Taking time. Patience. No attachment to the result; I don't believe in the kind of filmmaking that pursues an end at any cost. I believe that the process has to be rooted in respect and integrity. Subjects are human beings, not components of an effort to build a career or something. Most of the people who contributed interviews to the film had something they wanted to say. Many have strong feelings about John, memories of Tina and a vested interest in her image being eternal.

What were some of the challenges you faced in making this film?

Mainly economics. This film basically was not financed, not in the sense that we started out with a budget and went forward. There were bits of funding that came along the way and ultimately a grant from Native American Public Telecommunications (NAPT), which is a member of the [public broadcasting] Minority Consortia. That grant enabled us to really begin the finishing of the film but didn't bring it all the way, so the last two years of completing and marketing the film have been greatly challenging.

What impact do you hope this film will have?

I hope that the film will make a mark in history for John and the broader community and issues he represents. I hope that the current generations and those to come will have a deeper understanding of a Native paradigm of reality and what the original spirit of this land embodies. I hope the film lasts 500 years and is studied by many. There are so few films that represent the 20th century Native American, and particularly the original voice of one like John Trudell.

What period of time did filming take place and when did it conclude? Any updates on what John Trudell and others in the film have been doing since then?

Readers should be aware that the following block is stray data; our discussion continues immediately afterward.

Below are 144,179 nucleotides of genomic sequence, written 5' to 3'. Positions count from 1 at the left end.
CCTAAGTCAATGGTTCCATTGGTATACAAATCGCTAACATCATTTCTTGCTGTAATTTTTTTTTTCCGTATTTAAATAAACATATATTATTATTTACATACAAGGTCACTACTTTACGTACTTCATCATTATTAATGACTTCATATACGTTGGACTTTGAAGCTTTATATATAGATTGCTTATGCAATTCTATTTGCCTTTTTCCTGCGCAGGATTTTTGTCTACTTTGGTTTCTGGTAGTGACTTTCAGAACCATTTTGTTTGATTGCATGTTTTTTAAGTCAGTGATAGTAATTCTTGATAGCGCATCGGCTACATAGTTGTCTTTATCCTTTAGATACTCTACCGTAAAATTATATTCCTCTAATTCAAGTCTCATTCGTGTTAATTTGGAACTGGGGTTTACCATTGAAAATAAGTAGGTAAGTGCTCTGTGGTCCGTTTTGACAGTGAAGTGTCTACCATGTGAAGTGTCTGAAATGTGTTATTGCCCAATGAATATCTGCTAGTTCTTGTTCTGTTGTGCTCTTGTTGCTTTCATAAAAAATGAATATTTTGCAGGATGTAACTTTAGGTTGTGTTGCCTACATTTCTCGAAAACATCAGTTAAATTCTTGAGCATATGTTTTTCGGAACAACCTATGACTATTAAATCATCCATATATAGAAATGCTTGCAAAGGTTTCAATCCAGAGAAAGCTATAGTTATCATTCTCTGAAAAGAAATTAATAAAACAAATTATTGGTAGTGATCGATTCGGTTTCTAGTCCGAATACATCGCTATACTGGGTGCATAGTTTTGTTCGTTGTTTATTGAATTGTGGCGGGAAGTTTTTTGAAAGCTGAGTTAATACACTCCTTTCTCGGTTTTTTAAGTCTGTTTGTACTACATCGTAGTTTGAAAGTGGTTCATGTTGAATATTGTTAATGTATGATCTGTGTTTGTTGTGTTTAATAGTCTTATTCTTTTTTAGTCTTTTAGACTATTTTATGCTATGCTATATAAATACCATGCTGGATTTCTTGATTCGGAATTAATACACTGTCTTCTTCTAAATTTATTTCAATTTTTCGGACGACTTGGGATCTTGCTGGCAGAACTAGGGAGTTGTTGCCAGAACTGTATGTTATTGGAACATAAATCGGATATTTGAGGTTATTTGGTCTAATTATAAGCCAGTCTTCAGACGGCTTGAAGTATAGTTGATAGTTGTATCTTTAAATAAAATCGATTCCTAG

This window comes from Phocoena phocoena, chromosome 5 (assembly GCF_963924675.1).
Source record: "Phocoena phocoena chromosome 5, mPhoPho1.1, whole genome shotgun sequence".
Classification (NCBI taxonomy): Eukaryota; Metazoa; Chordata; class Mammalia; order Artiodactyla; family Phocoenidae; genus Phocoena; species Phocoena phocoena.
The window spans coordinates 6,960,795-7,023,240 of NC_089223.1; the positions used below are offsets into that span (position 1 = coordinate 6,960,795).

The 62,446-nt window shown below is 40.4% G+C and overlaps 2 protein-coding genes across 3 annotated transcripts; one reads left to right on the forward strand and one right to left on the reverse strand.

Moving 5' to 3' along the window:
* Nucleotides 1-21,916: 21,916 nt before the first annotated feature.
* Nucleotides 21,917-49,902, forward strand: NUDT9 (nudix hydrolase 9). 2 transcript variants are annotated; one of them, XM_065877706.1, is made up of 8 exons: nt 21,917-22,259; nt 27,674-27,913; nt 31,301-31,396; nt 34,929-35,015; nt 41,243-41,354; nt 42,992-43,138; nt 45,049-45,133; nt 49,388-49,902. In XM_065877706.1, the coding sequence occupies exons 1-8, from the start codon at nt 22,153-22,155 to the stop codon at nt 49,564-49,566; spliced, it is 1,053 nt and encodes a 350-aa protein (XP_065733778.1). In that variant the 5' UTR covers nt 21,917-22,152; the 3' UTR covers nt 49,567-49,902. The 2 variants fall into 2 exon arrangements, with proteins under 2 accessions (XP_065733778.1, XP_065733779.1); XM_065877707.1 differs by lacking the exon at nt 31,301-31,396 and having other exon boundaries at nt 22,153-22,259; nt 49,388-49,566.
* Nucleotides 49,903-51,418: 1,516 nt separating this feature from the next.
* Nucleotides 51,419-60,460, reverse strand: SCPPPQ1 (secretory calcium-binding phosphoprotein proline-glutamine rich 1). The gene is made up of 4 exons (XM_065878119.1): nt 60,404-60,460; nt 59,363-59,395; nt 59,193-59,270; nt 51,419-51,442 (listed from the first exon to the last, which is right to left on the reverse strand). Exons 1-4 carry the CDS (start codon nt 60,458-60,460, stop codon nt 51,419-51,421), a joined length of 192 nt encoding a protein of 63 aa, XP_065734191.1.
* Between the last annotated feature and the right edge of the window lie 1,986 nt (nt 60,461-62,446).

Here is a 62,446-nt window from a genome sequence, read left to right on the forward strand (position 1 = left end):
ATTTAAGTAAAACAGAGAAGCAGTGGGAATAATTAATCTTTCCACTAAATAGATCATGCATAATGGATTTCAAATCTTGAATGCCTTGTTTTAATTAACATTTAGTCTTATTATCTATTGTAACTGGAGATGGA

We began in 1992 and stopped shooting well into the editing process, which began in 2002. We completed the film in December of 2004, a matter of weeks before we premiered at Sundance. Much of the team is working on supporting the film's theatrical and outreach life. John has been traveling with the film, too. He is working on finishing his next album, Madness & The Moremes, and has a biography in the works by author Luis Rodriguez.

The independent film business is a difficult one. What keeps you motivated?

Good cinema and a desire to express life in this medium; it’s the only career I've known.

Why did you choose to present your film on public television?

I think Independent Lens is the perfect broadcast home for this film. IL has a legacy of programming provocative work and daring subjects. I don't think anyone else on the airwaves would have had us.

What are your three favorite films?

An Injury To One, Jesus Chris Superstar, Sideways

If you weren’t a filmmaker, what kind of work do you think you’d be doing?

Midwifery or creative sciences, such as physics.

Which filmmakers have most influenced your work?

Trinh T. Minh-ha, Alanis Obomsawin, Merata Mita, many American films of the 1970s, Tarkovsky, Marc Levin, Barbara Hammer, Travis Wilkerson, Argentine cinema and the French New Wave.

If you could have one motto, what would it be?

Earth is Mother, I am grateful. (I have it tattooed on me in Cherokee.)

What sparks your creativity?

Fresh air; the art and brilliance of others; my partner in life and the creative—my husband, my children, my family and friends; cinema from the 1970s; my home, Idaho; land; high desert; other Native people; mountains; France, Paris in particular.

Have screening audiences asked any questions about the film that we did not?

Screening audiences ask unwieldy questions of John—deeply philosophical and theoretical questions that send him on transcendental excursions—it has been fascinating.

Read an interview with John Trudell >>

Learn more about the man and his life >>